Ho Chi Minh City, or Saigon as it is still known locally, is a dynamic, bustling city where streets are abuzz with motorbikes, delicious street food and cheap massages are offered on every corner and the charm of French colonial architecture and colourful, sleek Vietnamese style oozes from surrounding buildings.
It’s the biggest city in Vietnam and it’s hot, exciting and fun to walk around on wide tree-lined streets, crossing busy intersections – slowly so the motorbikes can dodge you – and grabbing banh mi, pho and cold beer from street-side stalls. More than 10 million people live here, and sometimes it feels like they are all riding motorbikes in the streets, snaking along to the drone of horns and engines that rises through the dusty air.
A weekend getaway – like we did- or a few days on your way into or out of Vietnam is time enough to wander the city, soak up the sun and enjoy the busy vibe of this complex and beautiful city that owns a compelling and heartbreaking past.
Of course the recent history of Saigon is fascinating underneath the veil of the agony of war and we discovered that the beautiful hotel were staying at what was the central point for news reporting and information back in those days of war from the late 1950s and 70s.
The Caravelle Saigon is a gorgeous five-star heritage hotel in the centre of the city. I was in Saigon for a girls weekend with my best friend who had flown in from Singapore and we chose to stay at the Caravelle for its perfect city location, its Moet & Hennessy Champagne Corner, its free flow champagne Sunday brunch and sparkling rooftop pool. The hotel had the ingredients to make an excellent child-free weekend a huge success – and this is before we had discovered its incredible history.
The Caravelle’s location is perfect – directly opposite the Saigon Opera House, a short walk from the riverside and a five minute walk to Book Street and the incredible Saigon Post Office designed by Gustav Eiffel – the very same architect who designed one of the most recognised buildings in the world – the Eiffel Tower.
But for me what set this property apart from the other luxe hotels in the city is its incredible heritage, the role it played during the Vietnam war and the maintenance of its original features in the heritage wing – including the amazing Saigon Saigon Rooftop Bar.
When the Caravelle Saigon opened in 1959 it was the tallest building in Saigon and the height of luxury with air conditioning and telephones in each room, elevators and its own generator. It was the tallest building in the city – with fabulous views and its status evident from its position above the skyline.
During the Vietnam war it was home to journalists and news teams who would meet in the afternoon after filing their stories to gaze out over the city- the bar was the highest point at the time – and share stories and information. Wouldn’t that have been amazing to be part of?
The Saigon Saigon Rooftop Bar is on the top of the original building, and is a beautiful spot for an afternoon drink while waiting for sunset, with a view over the city scape that could be easily mistaken for Paris – soft greys and curved domes overlaid with the the dusty pinks and oranges of sunset. Plantation shutters and flowers line the open windows that surround a huge wooden bar in the middle of the room. You can try signature cocktails or an extensive beer and wine list and listen to live music and soak up the atmosphere and history and imagine being here during the war.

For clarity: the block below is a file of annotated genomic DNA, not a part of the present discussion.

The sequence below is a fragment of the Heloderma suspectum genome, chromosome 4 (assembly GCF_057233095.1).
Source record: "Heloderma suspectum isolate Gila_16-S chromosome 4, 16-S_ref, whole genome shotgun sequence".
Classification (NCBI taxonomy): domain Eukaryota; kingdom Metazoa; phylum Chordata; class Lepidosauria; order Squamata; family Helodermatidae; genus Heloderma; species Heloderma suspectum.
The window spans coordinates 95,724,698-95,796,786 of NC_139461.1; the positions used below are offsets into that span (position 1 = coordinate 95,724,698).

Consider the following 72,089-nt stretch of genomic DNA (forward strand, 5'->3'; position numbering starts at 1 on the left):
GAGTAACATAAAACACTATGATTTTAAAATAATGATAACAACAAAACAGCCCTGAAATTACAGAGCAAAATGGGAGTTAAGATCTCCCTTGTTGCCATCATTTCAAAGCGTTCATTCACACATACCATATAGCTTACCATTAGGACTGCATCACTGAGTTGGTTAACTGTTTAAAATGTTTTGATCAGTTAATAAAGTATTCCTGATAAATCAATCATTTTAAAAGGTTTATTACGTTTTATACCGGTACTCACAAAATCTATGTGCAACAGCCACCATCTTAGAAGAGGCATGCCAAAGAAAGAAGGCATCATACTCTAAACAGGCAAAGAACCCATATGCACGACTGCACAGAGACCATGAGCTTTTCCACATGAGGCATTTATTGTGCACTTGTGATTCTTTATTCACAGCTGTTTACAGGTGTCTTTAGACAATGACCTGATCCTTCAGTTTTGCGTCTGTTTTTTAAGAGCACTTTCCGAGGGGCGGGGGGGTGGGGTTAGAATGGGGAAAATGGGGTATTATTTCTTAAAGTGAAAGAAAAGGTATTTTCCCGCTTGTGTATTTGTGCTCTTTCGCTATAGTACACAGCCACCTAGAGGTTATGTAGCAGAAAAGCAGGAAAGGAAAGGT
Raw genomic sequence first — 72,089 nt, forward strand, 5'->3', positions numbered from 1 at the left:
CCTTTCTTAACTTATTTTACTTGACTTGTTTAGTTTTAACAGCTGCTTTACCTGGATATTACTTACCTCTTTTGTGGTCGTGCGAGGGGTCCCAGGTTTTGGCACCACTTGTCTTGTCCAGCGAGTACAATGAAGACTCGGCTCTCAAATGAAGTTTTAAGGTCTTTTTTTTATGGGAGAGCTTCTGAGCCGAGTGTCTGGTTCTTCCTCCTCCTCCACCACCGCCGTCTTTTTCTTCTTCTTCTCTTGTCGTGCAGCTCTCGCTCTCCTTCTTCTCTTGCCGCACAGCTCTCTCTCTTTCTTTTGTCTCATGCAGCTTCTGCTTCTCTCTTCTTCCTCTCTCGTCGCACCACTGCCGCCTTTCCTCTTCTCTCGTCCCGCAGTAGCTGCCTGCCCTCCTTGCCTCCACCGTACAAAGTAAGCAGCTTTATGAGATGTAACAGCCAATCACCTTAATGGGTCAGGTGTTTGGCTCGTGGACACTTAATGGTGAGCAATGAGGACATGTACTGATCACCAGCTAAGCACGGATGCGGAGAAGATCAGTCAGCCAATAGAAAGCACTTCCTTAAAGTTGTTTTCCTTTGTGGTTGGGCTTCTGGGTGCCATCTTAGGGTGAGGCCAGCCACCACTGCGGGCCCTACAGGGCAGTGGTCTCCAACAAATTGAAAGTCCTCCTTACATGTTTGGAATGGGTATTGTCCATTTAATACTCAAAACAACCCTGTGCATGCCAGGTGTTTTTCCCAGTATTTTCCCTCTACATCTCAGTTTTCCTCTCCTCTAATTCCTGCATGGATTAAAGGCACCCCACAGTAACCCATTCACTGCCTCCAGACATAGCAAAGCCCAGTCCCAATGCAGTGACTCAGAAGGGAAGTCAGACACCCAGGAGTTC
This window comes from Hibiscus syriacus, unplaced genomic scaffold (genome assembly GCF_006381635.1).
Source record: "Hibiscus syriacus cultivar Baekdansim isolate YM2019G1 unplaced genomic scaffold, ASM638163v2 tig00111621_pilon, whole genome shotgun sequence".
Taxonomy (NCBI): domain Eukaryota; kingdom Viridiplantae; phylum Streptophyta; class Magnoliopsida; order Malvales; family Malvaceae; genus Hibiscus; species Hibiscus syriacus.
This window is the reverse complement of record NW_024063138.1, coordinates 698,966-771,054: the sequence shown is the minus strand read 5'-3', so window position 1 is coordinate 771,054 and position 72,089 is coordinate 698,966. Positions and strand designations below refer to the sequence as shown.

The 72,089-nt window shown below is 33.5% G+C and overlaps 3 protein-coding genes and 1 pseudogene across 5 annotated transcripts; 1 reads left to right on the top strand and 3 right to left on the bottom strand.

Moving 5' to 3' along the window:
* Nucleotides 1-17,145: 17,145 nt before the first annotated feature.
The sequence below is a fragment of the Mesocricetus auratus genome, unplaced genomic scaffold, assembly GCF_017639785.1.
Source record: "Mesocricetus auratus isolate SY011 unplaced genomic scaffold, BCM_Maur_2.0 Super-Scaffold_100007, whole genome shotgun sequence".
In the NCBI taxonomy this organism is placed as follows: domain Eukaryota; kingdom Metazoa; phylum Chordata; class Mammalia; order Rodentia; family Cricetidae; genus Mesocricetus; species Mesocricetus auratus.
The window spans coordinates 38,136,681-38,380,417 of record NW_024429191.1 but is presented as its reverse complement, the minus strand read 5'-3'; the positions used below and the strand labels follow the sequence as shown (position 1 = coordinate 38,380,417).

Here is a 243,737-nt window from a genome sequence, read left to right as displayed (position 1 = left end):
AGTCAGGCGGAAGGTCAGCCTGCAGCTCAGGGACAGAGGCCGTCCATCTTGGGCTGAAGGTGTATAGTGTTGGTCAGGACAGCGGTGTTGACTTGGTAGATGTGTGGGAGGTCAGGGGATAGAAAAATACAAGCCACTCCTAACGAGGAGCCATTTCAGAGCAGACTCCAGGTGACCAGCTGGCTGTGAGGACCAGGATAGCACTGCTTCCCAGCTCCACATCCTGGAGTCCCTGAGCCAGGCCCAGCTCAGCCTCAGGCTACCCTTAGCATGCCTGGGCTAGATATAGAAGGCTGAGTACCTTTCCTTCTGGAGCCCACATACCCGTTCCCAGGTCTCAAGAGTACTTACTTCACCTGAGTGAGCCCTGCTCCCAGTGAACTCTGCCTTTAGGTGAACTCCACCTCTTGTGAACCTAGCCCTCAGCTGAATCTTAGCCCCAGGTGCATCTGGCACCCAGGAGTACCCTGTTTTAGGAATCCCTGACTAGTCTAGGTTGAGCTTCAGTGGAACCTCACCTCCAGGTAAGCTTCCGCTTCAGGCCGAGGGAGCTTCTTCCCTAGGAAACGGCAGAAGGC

It’s said that at the wars’ end in 1975 the front line could be seen from the rooftop and the famous evacuation of US diplomatic personnel – that well known photograph of people scrambling into a helicopter from the rooftop – happened just down the road.
The Opera Wing was added to the Caravelle Saigon in 1998 and boasts the rooftop swimming pool. Big enough for laps and with a curved shallow end for kids, the pool is the perfect spot to retire to after a morning wandering the city to soak up the sun with a cocktail or a beer and some peanuts.
Complimentary fruit skewers are offered around at intervals during the day and the staff is attentive, making up your sun lounge, fixing the umbrella and bringing fresh towels. You can also buy goggles (like I did) if you feel like doing some laps to offset the poolside drinks.
Just through the doors from the pool area is the fully equipped gym and Kara Spa that offers fitness and treatments, sauna and spa bath and is well worth a visit.
Each morning breakfast is served in the lobby restaurant and has everything you could need to start the day with a full belly – and with lovely little touches like the fresh coconuts in the shell, fruit juices and delicious pastries. For me it was perfect as it had my favourite cheese and fresh baguettes, and a generous selection of hot and cold dishes.
On Sundays at lunchtime you can join the free flow lunch here and devour seafood and other dishes while devouring bubbles from 12 – 3pm.
If you still fancy more champagne you can wander a few steps away to the Moet and Hennessy Champagne Corner for another flute of bubbles while you recline on fancy lounge chairs, oder cocktails from the martini bar
Our room, on the twelfth floor of the Opera Wing had views over the Opera House and large twin beds with a good sized bathroom. The rooms will be undergoing a refurbishment over the next 12 months and will be freshened up and brought in line with the hotels heritage aesthetic. Beds are super comfy and complimentary water is provided.
For a girls weekend or a family stay with kids the Caravelle is a fabulous choice with an incredible history that adds an extra layer to the experience. It’s a truly unique and historical hotel – if only the walls could talk.
I flew with VietJet from Hoi An to Ho Chi Minh. They often have the cheapest flights and are a really great airline. You can search airfares here.
The Caravelle Saigon kindly hosted our stay.